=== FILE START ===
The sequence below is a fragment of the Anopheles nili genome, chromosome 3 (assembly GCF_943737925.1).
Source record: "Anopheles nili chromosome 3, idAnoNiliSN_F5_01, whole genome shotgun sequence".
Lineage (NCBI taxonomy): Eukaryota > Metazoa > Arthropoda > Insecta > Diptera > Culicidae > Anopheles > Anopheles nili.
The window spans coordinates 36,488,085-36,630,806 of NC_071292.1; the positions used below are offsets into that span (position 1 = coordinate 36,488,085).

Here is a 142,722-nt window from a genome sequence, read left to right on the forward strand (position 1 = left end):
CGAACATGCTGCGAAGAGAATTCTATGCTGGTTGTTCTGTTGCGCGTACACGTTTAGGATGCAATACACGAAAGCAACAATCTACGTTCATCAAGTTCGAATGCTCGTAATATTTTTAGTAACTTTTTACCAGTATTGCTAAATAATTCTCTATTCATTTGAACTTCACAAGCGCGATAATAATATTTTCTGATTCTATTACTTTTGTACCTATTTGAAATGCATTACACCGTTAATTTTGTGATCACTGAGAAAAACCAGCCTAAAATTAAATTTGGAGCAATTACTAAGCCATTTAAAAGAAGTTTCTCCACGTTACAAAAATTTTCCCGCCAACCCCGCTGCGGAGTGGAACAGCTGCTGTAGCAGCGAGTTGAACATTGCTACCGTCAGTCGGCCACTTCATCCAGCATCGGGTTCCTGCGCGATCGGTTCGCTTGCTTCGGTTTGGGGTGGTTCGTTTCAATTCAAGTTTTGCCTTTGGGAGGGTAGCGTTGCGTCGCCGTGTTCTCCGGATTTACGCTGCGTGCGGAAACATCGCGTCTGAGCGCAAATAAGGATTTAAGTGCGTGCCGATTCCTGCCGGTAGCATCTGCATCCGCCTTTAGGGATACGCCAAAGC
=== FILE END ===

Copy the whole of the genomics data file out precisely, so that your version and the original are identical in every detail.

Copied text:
The sequence below is a fragment of the Anopheles nili genome, chromosome 3 (assembly GCF_943737925.1).
Source record: "Anopheles nili chromosome 3, idAnoNiliSN_F5_01, whole genome shotgun sequence".
Lineage (NCBI taxonomy): Eukaryota > Metazoa > Arthropoda > Insecta > Diptera > Culicidae > Anopheles > Anopheles nili.
The window spans coordinates 36,488,085-36,630,806 of NC_071292.1; the positions used below are offsets into that span (position 1 = coordinate 36,488,085).

Here is a 142,722-nt window from a genome sequence, read left to right on the forward strand (position 1 = left end):
CGAACATGCTGCGAAGAGAATTCTATGCTGGTTGTTCTGTTGCGCGTACACGTTTAGGATGCAATACACGAAAGCAACAATCTACGTTCATCAAGTTCGAATGCTCGTAATATTTTTAGTAACTTTTTACCAGTATTGCTAAATAATTCTCTATTCATTTGAACTTCACAAGCGCGATAATAATATTTTCTGATTCTATTACTTTTGTACCTATTTGAAATGCATTACACCGTTAATTTTGTGATCACTGAGAAAAACCAGCCTAAAATTAAATTTGGAGCAATTACTAAGCCATTTAAAAGAAGTTTCTCCACGTTACAAAAATTTTCCCGCCAACCCCGCTGCGGAGTGGAACAGCTGCTGTAGCAGCGAGTTGAACATTGCTACCGTCAGTCGGCCACTTCATCCAGCATCGGGTTCCTGCGCGATCGGTTCGCTTGCTTCGGTTTGGGGTGGTTCGTTTCAATTCAAGTTTTGCCTTTGGGAGGGTAGCGTTGCGTCGCCGTGTTCTCCGGATTTACGCTGCGTGCGGAAACATCGCGTCTGAGCGCAAATAAGGATTTAAGTGCGTGCCGATTCCTGCCGGTAGCATCTGCATCCGCCTTTAGGGATACGCCAAAGC